Sonars may be causing some whales to become suicidal

For story suggestions or custom animation requests, contact [email protected] Visit http://archive.nextanimationstudio.com to view News Direct's complete archive of 3D news animations.

RESTRICTIONS: Broadcast: NO USE JAPAN, NO USE TAIWAN Digital: NO USE JAPAN, NO USE TAIWAN
A new report suggests that whale's suicidal behavior may be linked to sonar waves.

Sonar waves cause major distress for underwater mammals. They are thought to scare them away, but a new report suggests that the effects are deadly.

The report suggests suicidal behavior in some beaked whales is linked to exposure to sonar waves.

Cuvier's beaked whales are deep divers with bodies capable of withstanding changing pressure. Their metabolism slows down to save oxygen and their organs adapt to avoid decompression sickness.

However, according to a report published in the Royal Society Proceedings B Journal, when the whales come into contact with sonar waves emitted by naval patrols, they quickly swim away in fear and confusion.

Nitrogen gas bubbles then accumulate in the whales' veins, causing brain hemorrhages and damage to their organs and nervous system, including their spinal cord. This unnatural, quick change in their diving pattern makes the animal accumulate nitrogen.

Beaked whales normally dive over 1,000 meters deep for one hour, but when exposed to sonar waves they swim for over two hours at depths of around 3,000 meters.

Once disoriented and hurt they tend to beach in nearby coasts. In 2003 a paper pointing out the possible link between sonar and whale deaths led to a 2004 ban on naval exercises around the Canary Islands.

Scientists behind the report have an idea for a solution. They suggest placing more moratoriums on mid-frequency sonar activity in regions where large groups of beached whales frequently appear.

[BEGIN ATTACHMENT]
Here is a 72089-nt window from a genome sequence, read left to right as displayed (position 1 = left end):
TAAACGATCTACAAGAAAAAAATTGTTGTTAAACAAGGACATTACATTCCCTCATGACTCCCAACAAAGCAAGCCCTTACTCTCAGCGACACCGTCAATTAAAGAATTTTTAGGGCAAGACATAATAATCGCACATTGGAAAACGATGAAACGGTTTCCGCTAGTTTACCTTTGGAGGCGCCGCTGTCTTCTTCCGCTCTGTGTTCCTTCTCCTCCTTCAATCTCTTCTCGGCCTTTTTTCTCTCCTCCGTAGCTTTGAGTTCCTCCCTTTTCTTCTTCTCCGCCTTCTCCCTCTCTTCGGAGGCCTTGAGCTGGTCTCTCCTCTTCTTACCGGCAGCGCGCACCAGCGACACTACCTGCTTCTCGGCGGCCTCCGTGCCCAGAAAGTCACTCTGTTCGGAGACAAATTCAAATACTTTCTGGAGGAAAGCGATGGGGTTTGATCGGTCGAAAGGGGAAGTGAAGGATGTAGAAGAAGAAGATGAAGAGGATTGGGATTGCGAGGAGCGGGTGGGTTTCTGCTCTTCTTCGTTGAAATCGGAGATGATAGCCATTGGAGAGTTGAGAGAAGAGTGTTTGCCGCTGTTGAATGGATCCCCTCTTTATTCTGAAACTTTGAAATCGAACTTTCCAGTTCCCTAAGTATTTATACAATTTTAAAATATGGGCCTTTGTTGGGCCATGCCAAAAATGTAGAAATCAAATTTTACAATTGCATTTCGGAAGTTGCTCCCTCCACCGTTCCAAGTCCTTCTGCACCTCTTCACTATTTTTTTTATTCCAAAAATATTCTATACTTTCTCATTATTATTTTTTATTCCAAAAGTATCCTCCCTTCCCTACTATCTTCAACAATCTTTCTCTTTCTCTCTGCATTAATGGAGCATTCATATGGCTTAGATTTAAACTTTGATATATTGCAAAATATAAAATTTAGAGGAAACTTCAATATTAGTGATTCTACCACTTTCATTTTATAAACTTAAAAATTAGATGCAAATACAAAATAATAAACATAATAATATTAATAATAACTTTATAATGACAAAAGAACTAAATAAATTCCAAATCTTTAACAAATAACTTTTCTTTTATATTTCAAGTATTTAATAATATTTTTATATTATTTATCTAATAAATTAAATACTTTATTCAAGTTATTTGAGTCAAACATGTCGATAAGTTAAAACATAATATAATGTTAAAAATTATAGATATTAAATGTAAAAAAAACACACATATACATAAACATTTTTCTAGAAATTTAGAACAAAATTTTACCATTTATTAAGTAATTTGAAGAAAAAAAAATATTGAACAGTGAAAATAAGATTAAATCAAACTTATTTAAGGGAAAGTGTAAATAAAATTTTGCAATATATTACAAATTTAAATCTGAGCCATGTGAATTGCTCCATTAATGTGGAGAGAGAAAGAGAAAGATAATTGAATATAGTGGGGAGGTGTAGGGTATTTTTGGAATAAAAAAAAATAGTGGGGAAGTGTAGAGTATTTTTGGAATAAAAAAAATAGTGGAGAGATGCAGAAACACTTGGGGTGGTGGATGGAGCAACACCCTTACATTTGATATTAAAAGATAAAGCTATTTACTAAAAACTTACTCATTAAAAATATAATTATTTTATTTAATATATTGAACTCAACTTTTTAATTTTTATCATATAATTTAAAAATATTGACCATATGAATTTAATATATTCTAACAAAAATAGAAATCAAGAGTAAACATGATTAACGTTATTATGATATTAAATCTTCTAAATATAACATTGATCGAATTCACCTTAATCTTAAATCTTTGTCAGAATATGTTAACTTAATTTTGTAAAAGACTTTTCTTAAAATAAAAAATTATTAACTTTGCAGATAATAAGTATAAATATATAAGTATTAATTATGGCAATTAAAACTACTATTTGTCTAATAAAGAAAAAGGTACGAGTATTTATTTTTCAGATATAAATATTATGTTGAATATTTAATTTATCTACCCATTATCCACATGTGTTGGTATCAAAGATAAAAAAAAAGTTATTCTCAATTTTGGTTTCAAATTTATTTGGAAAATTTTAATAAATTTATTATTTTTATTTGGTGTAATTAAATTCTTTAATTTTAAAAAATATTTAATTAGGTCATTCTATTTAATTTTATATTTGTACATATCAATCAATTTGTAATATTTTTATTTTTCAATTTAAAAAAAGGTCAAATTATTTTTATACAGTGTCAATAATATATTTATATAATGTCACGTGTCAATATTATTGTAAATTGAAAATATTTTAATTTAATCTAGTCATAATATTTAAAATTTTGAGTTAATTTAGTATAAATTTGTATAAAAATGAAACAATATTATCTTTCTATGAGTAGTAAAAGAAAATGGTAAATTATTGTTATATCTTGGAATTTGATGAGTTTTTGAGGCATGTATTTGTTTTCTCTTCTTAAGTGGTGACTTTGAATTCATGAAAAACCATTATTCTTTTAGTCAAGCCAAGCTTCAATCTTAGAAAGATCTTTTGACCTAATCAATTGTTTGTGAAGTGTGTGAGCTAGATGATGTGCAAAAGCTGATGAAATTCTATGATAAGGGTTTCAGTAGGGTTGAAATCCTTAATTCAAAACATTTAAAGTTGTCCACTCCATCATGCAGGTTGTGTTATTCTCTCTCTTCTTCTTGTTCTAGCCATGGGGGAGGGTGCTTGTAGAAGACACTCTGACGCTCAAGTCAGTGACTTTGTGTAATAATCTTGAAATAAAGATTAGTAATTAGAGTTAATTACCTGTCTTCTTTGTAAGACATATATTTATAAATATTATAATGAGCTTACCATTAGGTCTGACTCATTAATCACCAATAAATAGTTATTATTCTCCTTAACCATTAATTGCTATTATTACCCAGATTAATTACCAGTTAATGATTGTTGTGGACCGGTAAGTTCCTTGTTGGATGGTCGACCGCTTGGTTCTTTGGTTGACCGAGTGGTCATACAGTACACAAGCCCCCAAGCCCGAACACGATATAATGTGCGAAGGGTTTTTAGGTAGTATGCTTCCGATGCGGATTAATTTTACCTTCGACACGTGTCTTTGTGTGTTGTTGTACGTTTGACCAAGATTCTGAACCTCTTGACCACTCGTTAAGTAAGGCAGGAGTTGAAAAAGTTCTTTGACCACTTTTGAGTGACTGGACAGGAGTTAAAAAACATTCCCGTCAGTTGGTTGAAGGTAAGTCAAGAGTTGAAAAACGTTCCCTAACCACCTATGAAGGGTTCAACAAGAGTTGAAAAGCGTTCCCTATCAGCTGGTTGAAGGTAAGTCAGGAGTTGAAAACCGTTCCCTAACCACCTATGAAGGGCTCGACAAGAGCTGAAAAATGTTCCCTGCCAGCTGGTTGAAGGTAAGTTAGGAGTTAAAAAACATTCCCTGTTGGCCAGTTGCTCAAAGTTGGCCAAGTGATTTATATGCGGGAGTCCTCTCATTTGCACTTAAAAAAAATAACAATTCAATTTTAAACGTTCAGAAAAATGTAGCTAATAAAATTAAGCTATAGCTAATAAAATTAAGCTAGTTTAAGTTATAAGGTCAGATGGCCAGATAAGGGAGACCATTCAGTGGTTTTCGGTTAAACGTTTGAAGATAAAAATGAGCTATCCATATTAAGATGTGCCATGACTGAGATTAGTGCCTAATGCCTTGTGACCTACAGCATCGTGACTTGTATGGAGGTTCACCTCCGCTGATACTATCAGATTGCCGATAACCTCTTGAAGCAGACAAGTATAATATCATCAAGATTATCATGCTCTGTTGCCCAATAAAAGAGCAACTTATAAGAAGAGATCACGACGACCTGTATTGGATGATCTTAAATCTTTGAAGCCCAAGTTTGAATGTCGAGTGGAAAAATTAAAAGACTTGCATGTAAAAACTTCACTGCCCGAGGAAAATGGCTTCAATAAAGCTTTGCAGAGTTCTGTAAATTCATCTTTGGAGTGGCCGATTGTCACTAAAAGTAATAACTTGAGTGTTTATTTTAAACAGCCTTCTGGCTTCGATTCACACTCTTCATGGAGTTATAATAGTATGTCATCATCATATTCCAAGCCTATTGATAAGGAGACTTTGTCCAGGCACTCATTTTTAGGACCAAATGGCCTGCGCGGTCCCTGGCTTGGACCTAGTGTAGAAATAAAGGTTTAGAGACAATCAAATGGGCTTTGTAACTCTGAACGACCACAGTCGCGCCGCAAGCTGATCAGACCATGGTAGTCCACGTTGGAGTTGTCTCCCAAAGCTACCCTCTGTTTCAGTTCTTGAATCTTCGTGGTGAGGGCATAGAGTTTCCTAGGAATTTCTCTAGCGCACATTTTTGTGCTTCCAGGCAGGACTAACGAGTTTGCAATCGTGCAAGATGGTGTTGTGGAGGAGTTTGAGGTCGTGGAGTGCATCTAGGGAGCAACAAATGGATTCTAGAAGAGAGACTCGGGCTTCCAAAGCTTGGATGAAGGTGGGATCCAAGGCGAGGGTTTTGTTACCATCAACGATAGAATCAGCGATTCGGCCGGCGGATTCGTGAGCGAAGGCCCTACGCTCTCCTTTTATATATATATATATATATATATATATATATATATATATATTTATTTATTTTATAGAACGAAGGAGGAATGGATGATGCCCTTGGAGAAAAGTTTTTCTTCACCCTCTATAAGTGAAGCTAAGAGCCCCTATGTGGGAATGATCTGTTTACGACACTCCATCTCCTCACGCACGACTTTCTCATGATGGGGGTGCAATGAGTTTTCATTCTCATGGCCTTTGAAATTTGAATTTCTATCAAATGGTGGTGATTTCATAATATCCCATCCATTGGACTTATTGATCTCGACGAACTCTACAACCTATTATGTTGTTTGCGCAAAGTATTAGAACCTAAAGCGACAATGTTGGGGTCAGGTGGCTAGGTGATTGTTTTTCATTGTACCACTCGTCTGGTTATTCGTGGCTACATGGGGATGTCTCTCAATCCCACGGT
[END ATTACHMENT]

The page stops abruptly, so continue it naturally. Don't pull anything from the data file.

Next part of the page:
RUNDOWN SHOWS:
1. Cuvier's beaked whales swimming in the ocean
2. Cuvier's beaked whales frightened and confused swimming away from the sonar waves
3. Effect of decompression sickness and accumulation of nitrogen in whales' bodies
4. Cuvier's beaked whales become stranded and beaching

VOICEOVER (in English):

"Cuvier's beaked whales are deep divers with bodies capable of withstanding changing pressure."

"Their metabolism slows down to save oxygen and their organs adapt to avoid decompression sickness."

"However, according to a report published in the Royal Society Proceedings B Journal, when the whales come into contact with sonar waves emitted by naval patrols, they quickly swim away in fear and confusion."

"Nitrogen gas bubbles then accumulate in the whales' veins, causing brain hemorrhages and damage to their organs and nervous system, including their spinal cord."

"This unnatural, quick change in their diving pattern makes the animal accumulate nitrogen."

"Beaked whales normally dive over 1,000 meters deep for one hour, but when exposed to sonar waves they swim for over two hours at depths of around 3,000 meters."

"Once disoriented and hurt they tend to beach in nearby coasts."


SOURCES:
Agence France Presse, Royal Society Proceedings B Journal
https://www.afp.com/en/news/826/some-whales-sonar-may-provoke-suicidal-behaviour-study-doc-1ct6fy4
https://royalsocietypublishing.org/journal/rspb